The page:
Thanksgiving: Gratitude Alone Improves Health




“Count your blessings.” Say, “Thank you.”

Good manners? Yes. but in addition to making our social group stronger, they also make us happier and healthier.

Robert Emmons, professor of psychology at the University of California, Davis, and author of “Gratitude Works!” conducted several studies that revealed the benefits of writing down things for which we are grateful.

“… We need to give thanks and be thanked. Feelings of gratitude bind communities together. When people appreciate the goodness they’ve received, they want to give back. Not only does this allow an individual to survive and prosper, but it also strengthens the society as a whole. It’s easy, in modern times, to forget this. We’re too busy… We disconnect from others and suffer the consequences, such as loneliness, anger, or a weakened immune system.”

Emmons recommends a morning meditation of things you’re thankful for, a bedtime counting of blessings, or writing a gratitude journal. (See below.) Such a consistent effort to appreciate the good things —the beauty of the day or the Thanksgiving turkey—improves our lives. Here are six of the ways:

1. You’ll feel happier.

In a study by Emmons, subjects who, for three weeks, wrote down daily one thing for which they were grateful, reported being 25 percent happier for six months afterwards.

2. You’ll boost your energy levels.

In Emmons’s gratitude-journal studies, those who regularly wrote down things for which they were thankful consistently reported an increasing sense of vitality. Those who simply kept a general diary saw little increase, if any. Giving thanks has been linked with improvements in physical health. The better your body functions, the more energetic you feel.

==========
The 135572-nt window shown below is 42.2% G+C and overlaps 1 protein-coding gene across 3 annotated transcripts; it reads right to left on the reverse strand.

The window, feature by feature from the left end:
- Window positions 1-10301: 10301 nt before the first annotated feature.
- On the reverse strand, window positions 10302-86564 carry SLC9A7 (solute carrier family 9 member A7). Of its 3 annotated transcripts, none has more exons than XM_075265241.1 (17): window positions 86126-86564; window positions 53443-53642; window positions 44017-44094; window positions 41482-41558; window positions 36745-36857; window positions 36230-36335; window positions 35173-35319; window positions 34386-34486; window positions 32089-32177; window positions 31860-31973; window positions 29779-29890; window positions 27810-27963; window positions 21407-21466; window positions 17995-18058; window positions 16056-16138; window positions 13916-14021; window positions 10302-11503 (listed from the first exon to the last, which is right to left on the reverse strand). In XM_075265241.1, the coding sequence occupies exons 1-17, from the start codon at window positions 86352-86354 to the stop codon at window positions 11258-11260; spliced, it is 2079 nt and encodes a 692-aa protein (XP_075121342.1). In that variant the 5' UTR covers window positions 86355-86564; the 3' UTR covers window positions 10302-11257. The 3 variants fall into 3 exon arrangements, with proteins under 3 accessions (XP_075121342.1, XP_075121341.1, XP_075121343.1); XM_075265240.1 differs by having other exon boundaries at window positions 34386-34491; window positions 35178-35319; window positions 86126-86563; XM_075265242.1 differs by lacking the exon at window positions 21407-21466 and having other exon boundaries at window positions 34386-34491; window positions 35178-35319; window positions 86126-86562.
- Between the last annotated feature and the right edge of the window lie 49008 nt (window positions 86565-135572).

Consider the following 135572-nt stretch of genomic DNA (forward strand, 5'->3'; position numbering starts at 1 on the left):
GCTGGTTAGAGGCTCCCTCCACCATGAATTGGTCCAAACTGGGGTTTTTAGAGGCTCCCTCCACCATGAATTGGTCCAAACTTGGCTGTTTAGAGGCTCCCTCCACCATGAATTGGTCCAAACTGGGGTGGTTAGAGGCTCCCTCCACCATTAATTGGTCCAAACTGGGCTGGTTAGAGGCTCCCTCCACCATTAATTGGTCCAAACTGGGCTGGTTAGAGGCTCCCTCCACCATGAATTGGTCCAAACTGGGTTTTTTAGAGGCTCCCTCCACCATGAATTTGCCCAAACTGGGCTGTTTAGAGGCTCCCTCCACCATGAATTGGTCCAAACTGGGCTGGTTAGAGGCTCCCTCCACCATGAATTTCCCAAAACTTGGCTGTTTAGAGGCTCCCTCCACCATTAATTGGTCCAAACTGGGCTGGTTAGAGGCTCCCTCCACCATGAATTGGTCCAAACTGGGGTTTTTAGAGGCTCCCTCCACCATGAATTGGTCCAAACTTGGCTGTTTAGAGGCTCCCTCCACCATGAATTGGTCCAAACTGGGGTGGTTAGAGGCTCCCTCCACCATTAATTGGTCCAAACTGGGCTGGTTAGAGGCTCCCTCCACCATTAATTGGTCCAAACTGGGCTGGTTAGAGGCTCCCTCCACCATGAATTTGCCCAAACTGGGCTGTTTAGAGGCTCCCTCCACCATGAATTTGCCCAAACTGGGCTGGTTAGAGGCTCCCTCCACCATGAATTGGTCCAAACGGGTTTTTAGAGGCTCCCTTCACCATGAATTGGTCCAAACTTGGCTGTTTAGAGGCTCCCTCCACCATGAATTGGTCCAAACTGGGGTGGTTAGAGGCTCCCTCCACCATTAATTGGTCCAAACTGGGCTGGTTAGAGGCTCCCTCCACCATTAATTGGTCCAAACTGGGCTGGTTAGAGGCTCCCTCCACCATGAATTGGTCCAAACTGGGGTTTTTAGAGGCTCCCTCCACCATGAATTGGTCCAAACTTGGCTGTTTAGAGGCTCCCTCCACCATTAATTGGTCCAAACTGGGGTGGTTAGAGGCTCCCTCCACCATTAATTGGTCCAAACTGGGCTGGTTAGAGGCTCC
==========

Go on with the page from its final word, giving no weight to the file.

3. You get healthier.

Regularly practicing gratitude is associated with improved kidney function, reduced blood-pressure and stress-hormone levels, and a stronger heart. Grateful people take better care of themselves. They avoid smoking and drinking excessive alcohol. They exercise 33 percent more and sleep a half hour more each night.

4. You’ll be more resilient.

When we appreciate kindness and other gifts, we seek out the positives in life. As a result, we’re better at bouncing back from loss and trauma. “A grateful attitude toward life provides some protection for misfortune,” says Emmons. We see the blessings along with the misfortune.

5. You’ll improve your relationship.

A 2012 Journal of Personality and Social Psychology study of more than 300 individuals in relationships found those who felt more appreciated by their partners were more likely to appreciate their partners in return and to stay in the relationship longer than couples who didn’t feel appreciated by each other.

6. You’ll be a nicer person.

People can’t help but pay gratitude forward. So, when you express gratitude toward a spouse, a co-worker or a friend, he or she feels grateful in return. In addition, thanking people who help you makes them feel good and want to continue helping you and others.

How to write a gratitude journal: Recording your thoughts helps you focus on your gratitude, explains Emmons, who writes his own gratitude journal to remind himself “how good gratitude is. It gives us a better understanding of the people and events in our lives.” Here are ways to maximize the benefits:

1. Go for depth rather than breadth. Write more fully about one or two items rather than just a line or two about several. Simple lists of nice thoughts tend to be abandoned.

2. Write consistently. But it’s OK if you can’t do it every day. Once or twice a week is enough to boost happiness.

3. Write freely. Don’t worry about correct writing or spelling. No one else will see your journal unless you want.

Article from RealSimple.com.

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